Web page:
- Tropical storm Ana, which formed over Madagascar, brought heavy rains, flooding and mudslides which killed at least 34 people on the island.
- The storm made landfall on mainland Africa on Monday and has so far killed two people and injured 49 in Mozambique.
- In neighbouring Malawi, the storm plunged most parts of the country into darkness overnight Monday.
Maputo – Tropical storm Ana has killed at least 34 people in Madagascar and two people in Mozambique in recent days while knocking out power in Malawi, authorities in the three countries said on Tuesday.
The storm, which formed over the east coast of Africa's largest island Madagascar, has brought heavy rains causing flooding and mudslides that have swept away houses in the capital Antananarivo.
The latest report from Madagascar's disaster management agency on Tuesday showed that 34 people have died and nearly 65 000 were left homeless since last week.
the Indian Ocean, the storm made landfall on mainland Africa on Monday,
bringing heavy rains in Mozambique's central and northern districts.
Mozambique's National Institute for Disaster Risk Management on Tuesday said two people were killed, with 49 others injured in Zambezia province.
The UN forecasts the storm will cause widespread flooding, uproot people and inflict infrastructural damages.
500 000 people may be impacted
storm will potentially affect "highly vulnerable populations who have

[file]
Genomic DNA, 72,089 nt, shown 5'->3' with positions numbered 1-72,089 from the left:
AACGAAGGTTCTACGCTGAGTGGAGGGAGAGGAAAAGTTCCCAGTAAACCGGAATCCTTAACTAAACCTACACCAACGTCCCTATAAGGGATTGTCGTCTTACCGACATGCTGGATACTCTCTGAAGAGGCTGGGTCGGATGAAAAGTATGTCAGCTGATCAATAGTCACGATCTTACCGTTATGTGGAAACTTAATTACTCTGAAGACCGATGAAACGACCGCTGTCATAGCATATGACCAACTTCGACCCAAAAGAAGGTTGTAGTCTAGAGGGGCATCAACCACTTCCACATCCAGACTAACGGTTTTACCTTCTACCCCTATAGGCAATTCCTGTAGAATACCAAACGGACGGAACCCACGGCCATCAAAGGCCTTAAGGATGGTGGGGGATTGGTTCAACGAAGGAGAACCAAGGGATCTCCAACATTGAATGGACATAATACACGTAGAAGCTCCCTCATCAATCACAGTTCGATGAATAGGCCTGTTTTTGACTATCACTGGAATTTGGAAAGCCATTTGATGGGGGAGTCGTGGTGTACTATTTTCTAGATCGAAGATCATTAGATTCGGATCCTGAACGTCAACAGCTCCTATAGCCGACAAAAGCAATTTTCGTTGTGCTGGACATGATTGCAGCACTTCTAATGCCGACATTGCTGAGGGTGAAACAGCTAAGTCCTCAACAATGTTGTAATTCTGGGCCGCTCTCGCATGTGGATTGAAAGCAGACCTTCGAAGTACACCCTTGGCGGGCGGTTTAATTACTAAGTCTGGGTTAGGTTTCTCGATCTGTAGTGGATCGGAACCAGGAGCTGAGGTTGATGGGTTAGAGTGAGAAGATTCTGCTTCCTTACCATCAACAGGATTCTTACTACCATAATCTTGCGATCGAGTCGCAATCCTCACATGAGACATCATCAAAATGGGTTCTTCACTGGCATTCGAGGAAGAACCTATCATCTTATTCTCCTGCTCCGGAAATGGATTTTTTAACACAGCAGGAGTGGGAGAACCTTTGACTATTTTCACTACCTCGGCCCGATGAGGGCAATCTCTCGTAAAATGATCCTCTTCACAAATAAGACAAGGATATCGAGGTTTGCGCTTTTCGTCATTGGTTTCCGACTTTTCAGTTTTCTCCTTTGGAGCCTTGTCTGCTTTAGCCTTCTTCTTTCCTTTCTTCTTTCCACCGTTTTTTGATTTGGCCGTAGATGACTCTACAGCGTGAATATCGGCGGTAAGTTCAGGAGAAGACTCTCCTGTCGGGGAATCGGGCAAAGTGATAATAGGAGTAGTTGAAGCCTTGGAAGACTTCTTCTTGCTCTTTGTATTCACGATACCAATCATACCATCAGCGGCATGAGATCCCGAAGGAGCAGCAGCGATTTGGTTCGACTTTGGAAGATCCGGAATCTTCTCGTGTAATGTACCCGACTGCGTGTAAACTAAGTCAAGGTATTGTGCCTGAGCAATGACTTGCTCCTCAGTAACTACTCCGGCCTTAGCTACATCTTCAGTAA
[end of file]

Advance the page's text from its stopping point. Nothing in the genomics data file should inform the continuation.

already suffered from previous natural disasters and conflict in northern
Mozambique", the United Nations Office for the Coordination of
Humanitarian Affairs (OCHA) said in an update.
Government and UN agencies estimate that 500 000 people may be impacted in Mozambique's Nampula, Zambezia, and Sofala provinces.
In neighbouring Malawi, the storm plunged most parts of the country into darkness overnight Monday after flash floods raised the water levels, forcing the electricity generation company to shut down its power generating machines.
"Our generation depends on water levels and currently the levels are too high for us to run the machines. It is too risky," Moses Gwaza, spokesperson for the power utility Electricity Generation Company, told AFP.
In an update on Tuesday morning, the electricity generation company said it was starting to restore power generation.
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